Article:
Int Arch Allergy Immunol. 2011 Oct 6;157(2):168-175.
Bener A, Ehlayel MS, Tulic MK, Hamid Q.
Department of Medical Statistics and Epidemiology, Hamad Medical Corporation, Department of Public Health, Weill Cornell Medical College, Doha, Qatar.
Background: Epidemiological studies suggest a link between vitamin D deficiency in early life and development of asthma in later life.
Aim: The aim of this study was to measure serum vitamin D levels in asthmatic children and to compare these to healthy non-asthmatic controls.
Methods: Asthmatic (n = 483) and healthy control (n = 483) children were recruited from the Pediatric Allergy-Immunology Clinics of Hamad General Hospital and the Primary Health Care Clinics in Qatar from October 2009 to July 2010. All children were below 16 years of age and asthma was diagnosed by a physician. Parents of all children completed extensive questionnaires documenting demographics, child's feeding practice and vitamin D intake. Serum vitamin D (25-hydroxyvitamin D), calcium, phosphorus, alkaline phosphatase, magnesium, creatinine and parathyroid hormone assays were performed. Subjects with serum containing less than 20 ng/ml vitamin D were deemed deficient.
Results: Asthmatic children had significantly reduced serum vitamin D levels compared to non-asthmatic children (p < 0.001); 68.1% of all asthmatics were vitamin D deficient.
Asthmatic children had significantly higher degrees of moderate (41.8 vs. 25.1%) and severe (26.3 vs. 11.0%) vitamin D deficiency compared to healthy controls (p < 0.001).
Positive familial history of vitamin D deficiency (35.6%, p = 0.005) and asthma (36.4%, p = 0.009) were significantly higher in asthmatic children.
Along with vitamin D deficiency, asthmatics also had reduced phosphorus (p < 0.001) and magnesium (p = 0.001) levels but elevated serum alkaline phosphatase (p < 0.001) and IgE (p < 0.001).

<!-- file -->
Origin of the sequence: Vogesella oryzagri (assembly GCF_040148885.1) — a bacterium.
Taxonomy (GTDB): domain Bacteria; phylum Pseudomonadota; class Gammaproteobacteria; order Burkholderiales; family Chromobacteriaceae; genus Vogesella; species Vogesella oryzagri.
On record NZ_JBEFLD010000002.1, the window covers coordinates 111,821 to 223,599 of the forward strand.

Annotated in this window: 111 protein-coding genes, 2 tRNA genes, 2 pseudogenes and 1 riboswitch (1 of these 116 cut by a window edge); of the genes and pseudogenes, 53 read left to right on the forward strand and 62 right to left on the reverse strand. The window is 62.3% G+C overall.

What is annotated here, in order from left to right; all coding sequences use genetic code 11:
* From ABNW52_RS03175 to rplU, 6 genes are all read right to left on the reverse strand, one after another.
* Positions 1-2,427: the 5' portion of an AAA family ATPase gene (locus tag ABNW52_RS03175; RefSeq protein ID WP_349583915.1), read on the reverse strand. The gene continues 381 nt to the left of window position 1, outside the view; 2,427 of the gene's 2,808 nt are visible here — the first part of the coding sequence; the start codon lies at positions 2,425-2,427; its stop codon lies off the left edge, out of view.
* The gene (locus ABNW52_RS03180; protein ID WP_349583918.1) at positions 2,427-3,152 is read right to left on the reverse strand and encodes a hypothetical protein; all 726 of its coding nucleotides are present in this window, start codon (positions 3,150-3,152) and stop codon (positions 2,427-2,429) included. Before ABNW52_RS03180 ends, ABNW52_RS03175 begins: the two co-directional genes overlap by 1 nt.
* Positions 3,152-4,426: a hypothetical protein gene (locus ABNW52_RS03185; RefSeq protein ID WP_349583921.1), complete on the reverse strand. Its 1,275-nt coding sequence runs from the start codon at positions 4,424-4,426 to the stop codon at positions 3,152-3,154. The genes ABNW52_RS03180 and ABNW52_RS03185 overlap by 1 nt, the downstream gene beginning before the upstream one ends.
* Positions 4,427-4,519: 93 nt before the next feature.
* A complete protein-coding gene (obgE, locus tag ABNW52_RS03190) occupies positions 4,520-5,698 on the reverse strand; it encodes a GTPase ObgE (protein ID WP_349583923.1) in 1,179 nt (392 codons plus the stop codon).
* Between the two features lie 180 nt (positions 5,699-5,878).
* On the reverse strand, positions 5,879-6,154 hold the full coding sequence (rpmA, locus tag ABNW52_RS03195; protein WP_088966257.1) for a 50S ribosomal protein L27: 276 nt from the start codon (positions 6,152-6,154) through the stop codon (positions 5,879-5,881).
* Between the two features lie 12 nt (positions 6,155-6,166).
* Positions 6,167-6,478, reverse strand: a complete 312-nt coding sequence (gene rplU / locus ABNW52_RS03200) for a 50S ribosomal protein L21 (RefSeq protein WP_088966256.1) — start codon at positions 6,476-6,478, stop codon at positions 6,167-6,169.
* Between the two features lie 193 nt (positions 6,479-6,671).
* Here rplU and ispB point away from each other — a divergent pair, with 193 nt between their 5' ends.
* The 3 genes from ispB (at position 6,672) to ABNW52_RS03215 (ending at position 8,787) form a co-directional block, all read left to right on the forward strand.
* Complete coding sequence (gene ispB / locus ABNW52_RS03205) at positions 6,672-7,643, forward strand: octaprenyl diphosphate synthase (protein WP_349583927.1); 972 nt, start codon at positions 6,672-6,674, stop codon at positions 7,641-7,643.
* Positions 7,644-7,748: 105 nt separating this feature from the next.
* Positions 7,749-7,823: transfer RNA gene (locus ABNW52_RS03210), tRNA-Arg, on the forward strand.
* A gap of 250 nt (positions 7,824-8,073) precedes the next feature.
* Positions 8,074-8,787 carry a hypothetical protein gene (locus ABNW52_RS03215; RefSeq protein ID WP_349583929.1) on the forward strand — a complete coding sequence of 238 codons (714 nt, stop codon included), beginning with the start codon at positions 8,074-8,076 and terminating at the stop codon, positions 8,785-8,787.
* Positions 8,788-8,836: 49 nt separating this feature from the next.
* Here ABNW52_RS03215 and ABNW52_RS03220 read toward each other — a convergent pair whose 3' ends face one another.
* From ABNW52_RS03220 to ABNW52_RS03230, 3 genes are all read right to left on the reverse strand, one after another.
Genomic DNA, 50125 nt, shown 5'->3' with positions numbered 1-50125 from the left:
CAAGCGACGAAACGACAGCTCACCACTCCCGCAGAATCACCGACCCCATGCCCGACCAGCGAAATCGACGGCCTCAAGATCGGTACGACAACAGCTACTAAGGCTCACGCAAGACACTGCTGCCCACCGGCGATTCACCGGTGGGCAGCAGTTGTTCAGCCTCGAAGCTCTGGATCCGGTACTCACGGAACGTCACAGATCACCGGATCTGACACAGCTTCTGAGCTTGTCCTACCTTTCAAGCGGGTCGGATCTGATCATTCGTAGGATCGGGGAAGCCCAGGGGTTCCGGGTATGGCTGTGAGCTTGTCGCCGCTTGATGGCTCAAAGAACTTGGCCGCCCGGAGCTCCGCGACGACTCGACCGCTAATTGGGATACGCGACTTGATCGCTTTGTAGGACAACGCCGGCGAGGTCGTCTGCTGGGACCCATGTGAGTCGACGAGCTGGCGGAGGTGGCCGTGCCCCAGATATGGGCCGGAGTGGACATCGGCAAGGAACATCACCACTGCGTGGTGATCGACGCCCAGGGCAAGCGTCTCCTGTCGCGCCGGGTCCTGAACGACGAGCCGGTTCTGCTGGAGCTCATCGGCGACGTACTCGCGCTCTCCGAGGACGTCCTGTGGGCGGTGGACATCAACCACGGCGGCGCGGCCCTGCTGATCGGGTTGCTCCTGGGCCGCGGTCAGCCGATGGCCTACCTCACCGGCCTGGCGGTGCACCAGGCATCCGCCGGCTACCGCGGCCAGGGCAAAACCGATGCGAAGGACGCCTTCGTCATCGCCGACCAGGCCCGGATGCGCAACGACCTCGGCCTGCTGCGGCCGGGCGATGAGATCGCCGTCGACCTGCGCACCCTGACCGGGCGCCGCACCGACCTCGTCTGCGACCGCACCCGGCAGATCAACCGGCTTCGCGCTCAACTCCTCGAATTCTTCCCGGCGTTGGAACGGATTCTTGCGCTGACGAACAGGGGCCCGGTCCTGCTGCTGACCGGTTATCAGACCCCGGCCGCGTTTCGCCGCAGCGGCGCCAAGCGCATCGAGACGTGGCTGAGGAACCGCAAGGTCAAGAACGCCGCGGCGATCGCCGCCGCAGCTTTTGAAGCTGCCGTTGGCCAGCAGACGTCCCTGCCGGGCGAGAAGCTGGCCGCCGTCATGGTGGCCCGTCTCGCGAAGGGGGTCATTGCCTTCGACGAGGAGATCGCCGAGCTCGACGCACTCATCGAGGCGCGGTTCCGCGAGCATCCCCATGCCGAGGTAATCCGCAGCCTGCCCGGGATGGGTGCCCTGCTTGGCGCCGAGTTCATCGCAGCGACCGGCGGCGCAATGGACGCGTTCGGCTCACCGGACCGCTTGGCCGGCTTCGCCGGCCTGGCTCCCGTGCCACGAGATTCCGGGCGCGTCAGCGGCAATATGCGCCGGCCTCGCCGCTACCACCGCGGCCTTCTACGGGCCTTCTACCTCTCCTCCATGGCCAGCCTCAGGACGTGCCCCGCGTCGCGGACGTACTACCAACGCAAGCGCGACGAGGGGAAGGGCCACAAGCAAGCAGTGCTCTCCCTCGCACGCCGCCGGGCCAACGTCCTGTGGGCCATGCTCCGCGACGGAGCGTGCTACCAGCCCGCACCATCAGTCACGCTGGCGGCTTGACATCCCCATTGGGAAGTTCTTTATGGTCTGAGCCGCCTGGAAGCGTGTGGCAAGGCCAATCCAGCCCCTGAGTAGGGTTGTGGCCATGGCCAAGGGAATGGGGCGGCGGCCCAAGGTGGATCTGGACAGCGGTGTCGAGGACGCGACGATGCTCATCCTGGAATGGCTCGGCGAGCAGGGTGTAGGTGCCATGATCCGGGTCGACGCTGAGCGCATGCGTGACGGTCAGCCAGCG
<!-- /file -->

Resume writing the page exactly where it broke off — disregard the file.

The majority of asthmatic children had less exposure to sunlight (66.7%, p = 0.006) and less physical activity (71.3%, p < 0.001).
Vitamin D deficiency was the strongest predictor of asthma in this population (OR 4.82; 95% CI 2.41-8.63, p < 0.001).
Conclusion: The present study revealed that the majority of asthmatic children had vitamin D deficiency compared to control children.
Vitamin D deficiency was the major predictor of asthma in Qatari children.
Copyright © 2011 S. Karger AG, Basel.
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- Overview Asthma and Vitamin D
- Cresendo of papers on Asthma, Allergy, and Vitamin D – Sept 2011
- Severe asthma strongly associated with low vitamin D – Sept 2011
- Asthma worse with low Vitamin D only at age 4 - cohort study Sept 2011
- The Role of Vitamin D in Asthma – Mar 2010
- Low Vitamin D associated with asthma - 2010
- 1200 IU D3 reduced related asthma by 6X – May 2010
- Decreased vitamin D in children taking asthma drugs - April 2010
- Sun exposure protects children from asthma – May 2011
- Asthma Eczema and Vitamin D - Council Newsletter Oct 2010
- Severe asthma children 31X more likely to develop chronic obstructive lung disease -May 2010
- All items in Breathing and Vitamin D 73 items Oct 2011
- Oral steroid users were 2X more likely to have Vitamin D levels less than 10 ng– Sept 2011
- Those younger than 18 were 14X more likely to have less than 10 ng
- Children with severe asthma had much lower levels of vitamin D – Dec 2011
- Magnesium Deficiency Reduces Vitamin D Effectiveness- Sept 2011
- Magnesium and Vitamin D - similar and different
- Deficiencies of Magnesium and Vitamin D are both associated with asthma.